ARRL

ARRL General Bulletin ARLB065 (1996)

SB QST @ ARL $ARLB065
ARLB065 Gate 2 like a lottery

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ARRL Bulletin 65  ARLB065
From ARRL Headquarters
Newington CT  September 26, 1996
To all radio amateurs

SB QST ARL ARLB065
ARLB065 Gate 2 like a lottery

September 23, 1996, was a momentous day for the thousands of FCC
Extra Class licensees who decided to enter what amounts to a call
sign lottery--otherwise known as Gate 2 of the FCC's vanity call
sign program. To paraphrase the old saw, you pays your 30 dollars
and takes your chances. But, patience. Don't be surprised if that
license bearing the new call sign doesn't show up for two to three
weeks or longer, even if your Form 610V was among the first to
arrive at the FCC bank contractor's doorstep.

Some applicants--perhaps many--labored under the misconception that
the earlier they got their Form 610V in to the Pittsburgh drop box
(for Mellon Bank, the FCC's fiscal agent), the better their chances
of getting their first choice. T'ain't so. According to ARRL/VEC
Manager Bart Jahnke, KB9NM, the FCC says it won't grant any
applications until all applications (electronic or hard-copy) have
been received. ''What this means is all applications first will be
entered into one big queue in no particular order in the FCC's
computer,'' he said. Electronic filers using the system that the FCC
inaugurated on September 23 stand the same chances as paper filers
in the call sign assignment process, Jahnke emphasized. The FCC's
on-line filing system does not yet permit on-line payment, so
electronic filers still had to physically send their payments to the
FCC's drop box in Pittsburgh, although the box was a different one
than for paper applications with payment attached.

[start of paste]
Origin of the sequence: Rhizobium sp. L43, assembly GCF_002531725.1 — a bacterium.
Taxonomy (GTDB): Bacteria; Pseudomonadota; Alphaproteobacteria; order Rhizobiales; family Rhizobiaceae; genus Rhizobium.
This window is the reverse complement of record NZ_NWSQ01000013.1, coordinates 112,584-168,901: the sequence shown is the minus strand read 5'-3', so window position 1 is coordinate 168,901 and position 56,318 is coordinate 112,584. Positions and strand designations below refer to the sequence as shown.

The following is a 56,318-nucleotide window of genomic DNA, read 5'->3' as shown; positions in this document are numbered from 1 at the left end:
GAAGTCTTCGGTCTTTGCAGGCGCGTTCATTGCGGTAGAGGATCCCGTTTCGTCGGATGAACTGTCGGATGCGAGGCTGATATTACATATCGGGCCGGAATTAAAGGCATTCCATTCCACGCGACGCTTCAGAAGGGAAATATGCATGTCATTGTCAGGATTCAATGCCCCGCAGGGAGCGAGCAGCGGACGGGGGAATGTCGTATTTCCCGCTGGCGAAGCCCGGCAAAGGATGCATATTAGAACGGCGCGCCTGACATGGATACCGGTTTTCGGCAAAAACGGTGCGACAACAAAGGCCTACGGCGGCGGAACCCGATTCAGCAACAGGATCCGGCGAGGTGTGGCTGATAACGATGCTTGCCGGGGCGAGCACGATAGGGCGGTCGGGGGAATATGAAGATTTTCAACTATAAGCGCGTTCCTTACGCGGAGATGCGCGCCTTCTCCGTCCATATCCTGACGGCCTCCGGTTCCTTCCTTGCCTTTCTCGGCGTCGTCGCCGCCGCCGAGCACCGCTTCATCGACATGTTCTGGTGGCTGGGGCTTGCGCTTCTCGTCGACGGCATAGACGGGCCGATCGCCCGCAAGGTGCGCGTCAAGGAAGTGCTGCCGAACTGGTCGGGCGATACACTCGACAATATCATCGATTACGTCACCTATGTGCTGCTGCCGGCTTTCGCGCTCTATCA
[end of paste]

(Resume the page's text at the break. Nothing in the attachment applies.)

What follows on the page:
Jahnke explains that no application will carry a time of receipt,
and everything that showed up in the correct Post Office box between
12:01 AM on Saturday, September 21, and 12:59 PM on Monday,
September 23, will be considered day-one receipts and will go into
the computer as such. The FCC says it won't start to grant new call
signs until all applications for a given day are entered--whether
they were filed on paper or electronically. When the FCC starts
granting new call sign requests, they will be done in random order,
so it could be a few weeks before your application is granted.

''Think of it as a lottery drawing,'' Jahnke said. ''The (FCC
computer) 'arm' will reach in and grab applications until the queue
is empty.''

Just how many Gate 2 applications the FCC ultimately will receive is
a matter of speculation. Original FCC plans called for running off
25,000 Form 610V copies for the entire vanity program. Later, the
Commission upped the tally by nearly a factor of 10. Jahnke said the
ARRL alone has distributed up to 20,000 vanity call sign application
packages, including direct replies to SASEs, electronic requests and
distributions at hamfests and conventions.
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